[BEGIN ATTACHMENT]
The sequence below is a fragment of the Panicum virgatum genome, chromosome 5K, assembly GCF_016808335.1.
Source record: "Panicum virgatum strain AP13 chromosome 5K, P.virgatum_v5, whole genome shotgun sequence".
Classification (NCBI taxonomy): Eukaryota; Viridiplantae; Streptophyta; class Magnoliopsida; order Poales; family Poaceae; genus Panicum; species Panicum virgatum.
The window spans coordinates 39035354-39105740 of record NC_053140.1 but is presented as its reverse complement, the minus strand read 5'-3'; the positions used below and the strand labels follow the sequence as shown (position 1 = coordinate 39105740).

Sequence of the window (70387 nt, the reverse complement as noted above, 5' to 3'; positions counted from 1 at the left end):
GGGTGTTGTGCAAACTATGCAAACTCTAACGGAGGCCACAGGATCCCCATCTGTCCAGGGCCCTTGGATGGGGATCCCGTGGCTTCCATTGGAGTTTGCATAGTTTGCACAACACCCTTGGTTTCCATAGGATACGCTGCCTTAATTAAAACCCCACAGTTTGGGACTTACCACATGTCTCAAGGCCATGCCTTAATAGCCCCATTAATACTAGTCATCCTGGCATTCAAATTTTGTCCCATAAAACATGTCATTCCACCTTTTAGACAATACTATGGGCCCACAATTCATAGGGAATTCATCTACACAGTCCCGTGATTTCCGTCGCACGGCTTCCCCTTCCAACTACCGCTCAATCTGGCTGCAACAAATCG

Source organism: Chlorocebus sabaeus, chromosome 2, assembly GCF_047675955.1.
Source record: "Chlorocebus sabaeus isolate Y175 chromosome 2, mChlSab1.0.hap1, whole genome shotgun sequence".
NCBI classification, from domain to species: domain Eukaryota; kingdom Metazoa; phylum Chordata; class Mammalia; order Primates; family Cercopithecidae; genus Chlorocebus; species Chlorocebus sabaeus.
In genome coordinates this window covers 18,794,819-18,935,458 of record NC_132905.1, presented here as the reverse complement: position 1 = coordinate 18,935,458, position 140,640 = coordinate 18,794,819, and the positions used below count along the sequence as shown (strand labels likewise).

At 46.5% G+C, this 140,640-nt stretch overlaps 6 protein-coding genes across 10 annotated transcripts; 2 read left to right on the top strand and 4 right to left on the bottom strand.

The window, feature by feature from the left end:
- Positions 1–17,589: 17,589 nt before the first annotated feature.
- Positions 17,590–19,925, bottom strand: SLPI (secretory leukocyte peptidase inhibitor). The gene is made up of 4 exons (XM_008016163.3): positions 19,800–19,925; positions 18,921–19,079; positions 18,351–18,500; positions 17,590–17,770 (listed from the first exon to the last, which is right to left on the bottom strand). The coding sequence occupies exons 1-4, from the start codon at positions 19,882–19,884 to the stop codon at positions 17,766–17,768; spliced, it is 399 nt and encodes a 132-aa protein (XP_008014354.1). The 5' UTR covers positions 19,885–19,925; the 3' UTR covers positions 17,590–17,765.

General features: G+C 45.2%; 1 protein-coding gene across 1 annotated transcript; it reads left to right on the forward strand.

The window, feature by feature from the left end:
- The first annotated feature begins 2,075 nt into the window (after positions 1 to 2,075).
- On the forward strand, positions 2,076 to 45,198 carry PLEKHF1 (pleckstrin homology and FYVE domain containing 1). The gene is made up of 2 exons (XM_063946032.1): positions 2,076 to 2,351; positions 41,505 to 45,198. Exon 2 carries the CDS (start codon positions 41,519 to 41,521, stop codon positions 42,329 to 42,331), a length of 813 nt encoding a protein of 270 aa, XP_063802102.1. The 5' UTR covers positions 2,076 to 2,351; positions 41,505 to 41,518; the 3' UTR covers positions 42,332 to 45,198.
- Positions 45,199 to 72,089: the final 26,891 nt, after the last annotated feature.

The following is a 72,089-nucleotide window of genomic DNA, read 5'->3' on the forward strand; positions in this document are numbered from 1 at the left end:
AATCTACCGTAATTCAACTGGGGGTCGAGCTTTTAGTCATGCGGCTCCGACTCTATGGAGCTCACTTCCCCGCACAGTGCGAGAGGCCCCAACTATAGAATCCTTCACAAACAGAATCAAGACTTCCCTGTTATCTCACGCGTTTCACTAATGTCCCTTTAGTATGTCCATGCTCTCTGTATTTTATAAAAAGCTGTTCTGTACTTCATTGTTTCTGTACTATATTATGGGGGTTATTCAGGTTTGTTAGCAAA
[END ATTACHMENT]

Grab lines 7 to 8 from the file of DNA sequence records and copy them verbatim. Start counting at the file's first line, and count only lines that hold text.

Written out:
Source organism: Chlorocebus sabaeus, chromosome 2, assembly GCF_047675955.1.
Source record: "Chlorocebus sabaeus isolate Y175 chromosome 2, mChlSab1.0.hap1, whole genome shotgun sequence".